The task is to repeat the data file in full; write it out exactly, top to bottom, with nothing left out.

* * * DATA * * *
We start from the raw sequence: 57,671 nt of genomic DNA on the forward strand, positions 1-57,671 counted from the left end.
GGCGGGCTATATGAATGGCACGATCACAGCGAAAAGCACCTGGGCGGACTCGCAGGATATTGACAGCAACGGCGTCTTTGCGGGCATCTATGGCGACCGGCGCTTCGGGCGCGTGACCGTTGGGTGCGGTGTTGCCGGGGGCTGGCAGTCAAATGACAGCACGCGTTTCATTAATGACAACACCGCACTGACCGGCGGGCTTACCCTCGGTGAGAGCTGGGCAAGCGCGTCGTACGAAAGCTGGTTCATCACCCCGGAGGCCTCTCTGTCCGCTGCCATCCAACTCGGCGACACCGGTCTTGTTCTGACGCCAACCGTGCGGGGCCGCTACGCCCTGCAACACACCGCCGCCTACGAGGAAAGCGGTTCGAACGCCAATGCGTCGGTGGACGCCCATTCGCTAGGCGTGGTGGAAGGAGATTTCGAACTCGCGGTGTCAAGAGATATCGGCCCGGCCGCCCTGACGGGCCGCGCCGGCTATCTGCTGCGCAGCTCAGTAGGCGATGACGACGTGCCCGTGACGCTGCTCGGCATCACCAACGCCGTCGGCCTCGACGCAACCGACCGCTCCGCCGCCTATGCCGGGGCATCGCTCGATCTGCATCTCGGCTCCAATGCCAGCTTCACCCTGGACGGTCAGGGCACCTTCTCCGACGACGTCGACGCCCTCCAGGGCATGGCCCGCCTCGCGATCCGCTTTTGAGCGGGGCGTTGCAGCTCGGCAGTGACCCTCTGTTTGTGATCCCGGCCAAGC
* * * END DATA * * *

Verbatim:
We start from the raw sequence: 57,671 nt of genomic DNA on the forward strand, positions 1-57,671 counted from the left end.
GGCGGGCTATATGAATGGCACGATCACAGCGAAAAGCACCTGGGCGGACTCGCAGGATATTGACAGCAACGGCGTCTTTGCGGGCATCTATGGCGACCGGCGCTTCGGGCGCGTGACCGTTGGGTGCGGTGTTGCCGGGGGCTGGCAGTCAAATGACAGCACGCGTTTCATTAATGACAACACCGCACTGACCGGCGGGCTTACCCTCGGTGAGAGCTGGGCAAGCGCGTCGTACGAAAGCTGGTTCATCACCCCGGAGGCCTCTCTGTCCGCTGCCATCCAACTCGGCGACACCGGTCTTGTTCTGACGCCAACCGTGCGGGGCCGCTACGCCCTGCAACACACCGCCGCCTACGAGGAAAGCGGTTCGAACGCCAATGCGTCGGTGGACGCCCATTCGCTAGGCGTGGTGGAAGGAGATTTCGAACTCGCGGTGTCAAGAGATATCGGCCCGGCCGCCCTGACGGGCCGCGCCGGCTATCTGCTGCGCAGCTCAGTAGGCGATGACGACGTGCCCGTGACGCTGCTCGGCATCACCAACGCCGTCGGCCTCGACGCAACCGACCGCTCCGCCGCCTATGCCGGGGCATCGCTCGATCTGCATCTCGGCTCCAATGCCAGCTTCACCCTGGACGGTCAGGGCACCTTCTCCGACGACGTCGACGCCCTCCAGGGCATGGCCCGCCTCGCGATCCGCTTTTGAGCGGGGCGTTGCAGCTCGGCAGTGACCCTCTGTTTGTGATCCCGGCCAAGC